The first is the ignorance of those who, not knowing their ABC’s, cannot read at all. The second is the ignorance of those who have misread many books. They are, as Alexander Pope rightly calls them, bookful blockheads, ignorantly read. There have always been literate ignoramuses who have read too widely and not well. The Greeks had a name for such a mixture of learning and folly which might be applied to the bookish but poorly read of all ages. They are all sophomores. (p. 12).
Thinking is only one part of the activity of learning. One must also use one’s senses and imagination. One must observe, and remember, and construct imaginatively what cannot be observed. There is, again, a tendency to stress the role of these activities in the process of unaided discovery and to forget or minimize their place in the process of being taught through reading or listening. For example, many people assume that though a poet must use his imagination in writing a poem, they do not have to use their imagination in reading it. (p. 14).
If you ask a living teacher a question, he will probably answer you. If you are puzzled by what he says, you can save yourself the trouble of thinking by asking him what he means. If, however, you ask a book a question, you must answer it yourself. In this respect a book is like nature or the world. When you question it, it answers you only to the extent that you do the work of thinking and analysis yourself. . . . Students in a school often read difficult books with the help and guidance of teachers. But for those of us who are not in school, and indeed also for those of us who are when we try to read books that are not required or assigned, our continuing education depends mainly on books alone, read without a teacher’s help. Therefore if we are disposed to go on learning and discovering, we must know how to make books teach us well. That, indeed, is the primary goal of this book. (p. 15).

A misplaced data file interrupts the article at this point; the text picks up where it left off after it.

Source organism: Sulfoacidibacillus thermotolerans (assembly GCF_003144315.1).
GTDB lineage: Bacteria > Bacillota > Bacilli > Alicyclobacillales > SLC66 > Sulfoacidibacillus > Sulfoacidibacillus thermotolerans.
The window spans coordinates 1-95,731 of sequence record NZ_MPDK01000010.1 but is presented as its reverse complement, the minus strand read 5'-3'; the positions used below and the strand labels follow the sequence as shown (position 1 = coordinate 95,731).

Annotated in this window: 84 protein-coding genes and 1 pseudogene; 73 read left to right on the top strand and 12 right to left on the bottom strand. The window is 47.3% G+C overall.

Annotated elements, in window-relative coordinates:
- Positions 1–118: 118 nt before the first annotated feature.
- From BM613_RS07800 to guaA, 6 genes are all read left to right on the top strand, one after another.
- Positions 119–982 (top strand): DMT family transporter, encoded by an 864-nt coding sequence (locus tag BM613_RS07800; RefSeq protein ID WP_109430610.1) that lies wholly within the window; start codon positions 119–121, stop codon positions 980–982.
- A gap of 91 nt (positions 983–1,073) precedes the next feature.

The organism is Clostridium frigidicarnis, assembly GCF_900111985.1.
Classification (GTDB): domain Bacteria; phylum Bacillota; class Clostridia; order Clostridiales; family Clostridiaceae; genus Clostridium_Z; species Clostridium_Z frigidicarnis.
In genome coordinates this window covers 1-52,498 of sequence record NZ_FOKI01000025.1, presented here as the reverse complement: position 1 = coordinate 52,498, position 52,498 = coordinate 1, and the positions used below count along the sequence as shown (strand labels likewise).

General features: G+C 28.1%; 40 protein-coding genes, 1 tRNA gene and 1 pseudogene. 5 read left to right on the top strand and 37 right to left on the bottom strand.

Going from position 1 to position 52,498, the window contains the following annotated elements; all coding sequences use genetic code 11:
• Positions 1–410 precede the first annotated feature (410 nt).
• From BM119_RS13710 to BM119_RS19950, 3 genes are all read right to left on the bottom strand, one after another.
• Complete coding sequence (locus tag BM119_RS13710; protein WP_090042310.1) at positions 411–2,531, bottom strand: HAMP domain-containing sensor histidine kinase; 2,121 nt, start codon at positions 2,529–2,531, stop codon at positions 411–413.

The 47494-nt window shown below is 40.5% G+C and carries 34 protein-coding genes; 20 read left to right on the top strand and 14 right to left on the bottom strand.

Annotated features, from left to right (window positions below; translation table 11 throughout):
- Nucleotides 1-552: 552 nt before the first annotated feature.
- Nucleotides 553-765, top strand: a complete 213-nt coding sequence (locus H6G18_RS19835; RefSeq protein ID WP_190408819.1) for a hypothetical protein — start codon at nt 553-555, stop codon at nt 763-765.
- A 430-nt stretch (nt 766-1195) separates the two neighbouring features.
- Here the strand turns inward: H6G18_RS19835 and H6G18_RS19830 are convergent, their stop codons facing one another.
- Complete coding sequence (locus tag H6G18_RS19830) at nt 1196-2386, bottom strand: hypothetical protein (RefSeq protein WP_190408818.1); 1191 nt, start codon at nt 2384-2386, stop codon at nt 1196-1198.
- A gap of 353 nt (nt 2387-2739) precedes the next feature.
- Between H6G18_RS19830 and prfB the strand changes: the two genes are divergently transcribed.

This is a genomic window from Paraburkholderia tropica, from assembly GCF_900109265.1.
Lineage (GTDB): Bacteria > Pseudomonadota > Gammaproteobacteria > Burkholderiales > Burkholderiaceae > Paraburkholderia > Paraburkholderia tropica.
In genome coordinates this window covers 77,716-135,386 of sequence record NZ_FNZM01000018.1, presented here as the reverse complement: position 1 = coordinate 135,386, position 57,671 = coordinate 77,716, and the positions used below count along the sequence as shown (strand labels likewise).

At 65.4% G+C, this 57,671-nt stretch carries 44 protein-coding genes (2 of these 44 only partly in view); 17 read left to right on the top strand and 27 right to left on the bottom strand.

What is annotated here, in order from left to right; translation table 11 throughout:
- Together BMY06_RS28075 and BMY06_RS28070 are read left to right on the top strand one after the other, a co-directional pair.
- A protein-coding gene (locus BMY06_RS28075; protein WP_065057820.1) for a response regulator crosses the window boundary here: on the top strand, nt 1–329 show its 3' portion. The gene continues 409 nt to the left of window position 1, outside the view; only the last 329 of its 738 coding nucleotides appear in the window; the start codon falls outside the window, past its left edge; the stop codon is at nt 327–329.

The essence of active reading: The four basic questions a reader asks 1. What is the book about as a whole? You must try to discover the leading theme of the book, and how the author develops this theme in an orderly way by subdividing it into its essential subordinate themes or topics. 2. What is being said in detail, and how? You must try to discover the main ideas, assertions, and arguments that constitute the author’s particular message. 3. Is the book true, in whole or part? You cannot answer this question until you have answered the first two. You have to know what is being said before you can decide whether it is true or not. When you understand a book, however, you are obligated, if you are reading seriously, to make up your own mind. Knowing the author’s mind is not enough. 4. What of it? If the book has given you information, you must ask about its significance. Why does the author think it is important to know these things? Is it important to you to know them? And if the book has not only informed you, but also enlightened you, it is necessary to seek further enlightenment by asking what else follows, what is further implied or suggested. (p. 46-47).